The European Project in 2020

The European Project in 2020 survey, carried out by Ipsos’ online platform ‘Global Advisor’, provides much needed insights into EU citizens’ views of the European Union. It focuses on three key aspects: 1) the past and present direction of the EU, 2) the EU’s impact in the world and the necessity for its Member States to act together and 3) the EU’s role in the handling of Coronavirus.

The author(s)

  • Christine Tresignie European Public Affairs, Belgium
  • Kelly Beaver Public Affairs, UK
  • Gideon Skinner Public Affairs, UK
  • Cameron Garrett Public Affairs, UK
Get in touch

Has the European project made Europe stronger or weaker today than it would have been without it?

Figures have been relatively stable since this question was first asked in 2017. Almost half of Europeans surveyed (47%) believe Europe has been made stronger by the European Union. Almost two in five (42%) say the same about their own country. Countries that have been EU members since its creation are less likely to express the view that it has strengthened Europe as a whole, whilst later joiners (Sweden, Hungary and Poland) are more positive. In terms of the EU’s direction, the proportion of Europeans that believe the European Union is heading in the wrong direction has continued to fall over the last three years, with 29% saying it is on the right track. Similar to the dichotomy above, majorities in Belgium, France and Italy believe that the European Union is heading in the wrong direction.

Has the European Project been a success so far? | Ipsos

How can the European Union impact the world by acting together?

Nearly half of respondents agree that together the countries of the European Union have more influence on the rest of the world (46% - drop from 51% in 2017) and are stronger in solving global problems (47%). Sweden, the Netherlands and Hungary are the most positive about the EU boosting their global influence and ability to solve problems, while France and Italy are the least positive. Further, the proportion agreeing that together EU countries have more influence on the rest of the world has declined in almost every country since 2017, especially in Poland.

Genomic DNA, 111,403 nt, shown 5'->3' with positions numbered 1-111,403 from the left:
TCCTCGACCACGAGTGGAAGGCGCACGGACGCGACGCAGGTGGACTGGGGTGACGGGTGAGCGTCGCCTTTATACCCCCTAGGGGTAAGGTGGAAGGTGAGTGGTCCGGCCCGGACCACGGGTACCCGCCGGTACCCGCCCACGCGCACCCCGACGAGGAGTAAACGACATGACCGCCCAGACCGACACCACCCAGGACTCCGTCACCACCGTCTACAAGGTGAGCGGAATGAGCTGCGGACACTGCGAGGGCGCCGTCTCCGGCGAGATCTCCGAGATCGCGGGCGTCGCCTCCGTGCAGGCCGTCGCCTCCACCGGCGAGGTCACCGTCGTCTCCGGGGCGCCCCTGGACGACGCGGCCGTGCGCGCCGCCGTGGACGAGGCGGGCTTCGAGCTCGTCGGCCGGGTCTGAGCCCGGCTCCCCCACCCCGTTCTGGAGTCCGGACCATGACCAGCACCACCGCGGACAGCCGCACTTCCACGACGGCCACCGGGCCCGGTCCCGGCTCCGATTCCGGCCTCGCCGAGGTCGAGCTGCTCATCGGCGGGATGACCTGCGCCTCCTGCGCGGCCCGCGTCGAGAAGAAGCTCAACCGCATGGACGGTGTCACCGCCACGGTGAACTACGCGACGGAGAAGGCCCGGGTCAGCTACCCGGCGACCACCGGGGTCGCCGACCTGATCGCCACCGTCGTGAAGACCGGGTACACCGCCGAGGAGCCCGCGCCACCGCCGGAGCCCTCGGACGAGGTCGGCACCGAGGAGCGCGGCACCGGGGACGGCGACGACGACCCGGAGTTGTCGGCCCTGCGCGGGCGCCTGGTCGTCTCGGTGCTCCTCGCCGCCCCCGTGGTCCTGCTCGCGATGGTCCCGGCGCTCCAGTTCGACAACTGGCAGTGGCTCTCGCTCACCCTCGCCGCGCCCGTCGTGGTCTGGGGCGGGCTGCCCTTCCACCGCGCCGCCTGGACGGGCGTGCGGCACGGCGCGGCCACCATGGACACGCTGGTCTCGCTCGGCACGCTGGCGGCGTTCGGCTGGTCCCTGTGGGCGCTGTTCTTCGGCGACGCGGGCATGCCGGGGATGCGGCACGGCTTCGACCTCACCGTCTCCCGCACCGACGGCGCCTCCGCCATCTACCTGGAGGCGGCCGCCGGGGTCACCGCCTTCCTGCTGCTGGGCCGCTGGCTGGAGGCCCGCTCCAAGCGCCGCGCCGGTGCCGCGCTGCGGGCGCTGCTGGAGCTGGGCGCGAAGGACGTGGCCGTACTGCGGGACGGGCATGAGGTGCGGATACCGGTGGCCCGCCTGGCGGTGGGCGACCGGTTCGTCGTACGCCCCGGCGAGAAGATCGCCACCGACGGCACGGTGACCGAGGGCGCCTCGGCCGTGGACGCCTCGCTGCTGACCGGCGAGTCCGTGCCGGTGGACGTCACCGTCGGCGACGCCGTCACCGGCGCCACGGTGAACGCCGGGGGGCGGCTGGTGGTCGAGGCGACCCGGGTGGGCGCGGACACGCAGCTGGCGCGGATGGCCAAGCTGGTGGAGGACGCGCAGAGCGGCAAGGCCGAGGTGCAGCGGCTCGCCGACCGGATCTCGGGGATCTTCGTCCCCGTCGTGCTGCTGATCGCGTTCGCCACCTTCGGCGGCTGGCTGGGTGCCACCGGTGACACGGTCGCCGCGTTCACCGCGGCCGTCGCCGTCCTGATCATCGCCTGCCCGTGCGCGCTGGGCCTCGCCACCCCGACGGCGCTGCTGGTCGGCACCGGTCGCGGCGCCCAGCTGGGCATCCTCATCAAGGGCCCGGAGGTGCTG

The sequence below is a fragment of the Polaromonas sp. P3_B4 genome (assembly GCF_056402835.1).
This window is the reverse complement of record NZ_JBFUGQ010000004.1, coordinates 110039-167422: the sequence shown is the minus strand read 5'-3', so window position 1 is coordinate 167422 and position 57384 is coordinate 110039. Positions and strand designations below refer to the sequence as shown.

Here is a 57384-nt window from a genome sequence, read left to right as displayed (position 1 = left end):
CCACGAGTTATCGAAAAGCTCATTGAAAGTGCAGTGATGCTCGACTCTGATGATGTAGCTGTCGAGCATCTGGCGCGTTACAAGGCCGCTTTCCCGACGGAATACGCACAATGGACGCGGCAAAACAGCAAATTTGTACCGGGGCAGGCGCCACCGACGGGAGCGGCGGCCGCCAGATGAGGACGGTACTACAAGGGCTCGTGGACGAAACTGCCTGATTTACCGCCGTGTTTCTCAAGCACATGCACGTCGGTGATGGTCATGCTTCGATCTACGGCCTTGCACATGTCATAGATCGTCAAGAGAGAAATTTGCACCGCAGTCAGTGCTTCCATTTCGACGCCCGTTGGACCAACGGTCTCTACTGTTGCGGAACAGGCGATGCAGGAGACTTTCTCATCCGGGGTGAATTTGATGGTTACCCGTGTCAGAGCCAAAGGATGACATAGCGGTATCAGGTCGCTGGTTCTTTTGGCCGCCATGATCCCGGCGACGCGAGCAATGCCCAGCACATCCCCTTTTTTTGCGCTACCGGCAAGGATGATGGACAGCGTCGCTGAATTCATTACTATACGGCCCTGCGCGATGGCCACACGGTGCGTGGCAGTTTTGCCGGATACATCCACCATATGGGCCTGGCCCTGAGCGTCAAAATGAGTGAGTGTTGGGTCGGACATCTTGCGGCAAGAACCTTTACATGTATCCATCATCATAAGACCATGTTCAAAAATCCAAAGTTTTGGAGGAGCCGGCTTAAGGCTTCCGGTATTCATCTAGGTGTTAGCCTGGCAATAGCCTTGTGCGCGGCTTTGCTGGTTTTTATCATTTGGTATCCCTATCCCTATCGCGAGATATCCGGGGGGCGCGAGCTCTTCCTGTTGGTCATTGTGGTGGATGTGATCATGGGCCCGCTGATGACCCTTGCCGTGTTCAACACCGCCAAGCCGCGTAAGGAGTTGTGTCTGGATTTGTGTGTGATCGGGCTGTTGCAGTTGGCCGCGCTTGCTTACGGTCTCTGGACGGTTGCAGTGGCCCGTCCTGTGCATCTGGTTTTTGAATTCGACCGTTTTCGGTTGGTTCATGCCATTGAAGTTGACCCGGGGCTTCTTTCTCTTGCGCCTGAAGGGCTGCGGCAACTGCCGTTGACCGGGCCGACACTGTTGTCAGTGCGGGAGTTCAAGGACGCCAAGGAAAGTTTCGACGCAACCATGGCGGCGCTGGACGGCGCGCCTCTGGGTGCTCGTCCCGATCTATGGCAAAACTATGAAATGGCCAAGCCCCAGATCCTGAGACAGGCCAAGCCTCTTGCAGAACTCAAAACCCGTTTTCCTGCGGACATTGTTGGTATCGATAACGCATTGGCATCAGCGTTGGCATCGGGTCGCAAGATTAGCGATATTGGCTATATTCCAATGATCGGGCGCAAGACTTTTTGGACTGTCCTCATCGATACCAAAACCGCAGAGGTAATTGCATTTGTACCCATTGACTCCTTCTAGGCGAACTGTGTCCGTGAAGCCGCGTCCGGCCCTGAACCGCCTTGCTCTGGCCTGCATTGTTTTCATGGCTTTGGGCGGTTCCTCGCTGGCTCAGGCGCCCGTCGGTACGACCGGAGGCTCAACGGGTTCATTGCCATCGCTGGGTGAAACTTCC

Has the European Union been able to make a difference in handling the Coronavirus?

A fifth (20%) of respondents say that the European Union has helped reduce the effects of the Coronavirus pandemic in their country, whilst just over one in four (27%) hold the opinion that it has helped manage the crisis. However, roughly two in five think the EU has either made no difference to the impact (44%) or not been involved enough (39%). The eastern European nations of Poland and Hungary are most positive about the EU’s response to the pandemic, whilst France, Sweden, the Netherlands and Belgium are the least impressed by the impact of the EU’s involvement during the pandemic. Italy, the first country in the EU to suffer a serious outbreak, has the highest proportion of those who believe the EU has made the effects worse, closely followed by France and Belgium.

This Global Advisor survey has been conducted in 9 EU Member States between 25 September and 9 October 2020. For the purpose of this survey, Ipsos interviewed a total of 7,500 adults aged 16-74. The sample consists of 1,000+ individuals in each of Belgium, France, Germany, Italy, Spain, and of c.500 individuals in Hungary, the Netherlands, Poland and Sweden. If interested results are also available for other countries including the UK.

Pan-European and international research is conducted to the highest standards of methodological rigour through our European Public Affairs (EPA) hub based in Belgium, which has a solid track record of successfully delivering large scale, multi-country solutions for a range of clients, from European and international institutions, through to NGOs and leading academic institutions.

Find out more about our solution

The author(s)

  • Christine Tresignie European Public Affairs, Belgium
  • Kelly Beaver Public Affairs, UK
  • Gideon Skinner Public Affairs, UK
  • Cameron Garrett Public Affairs, UK

Society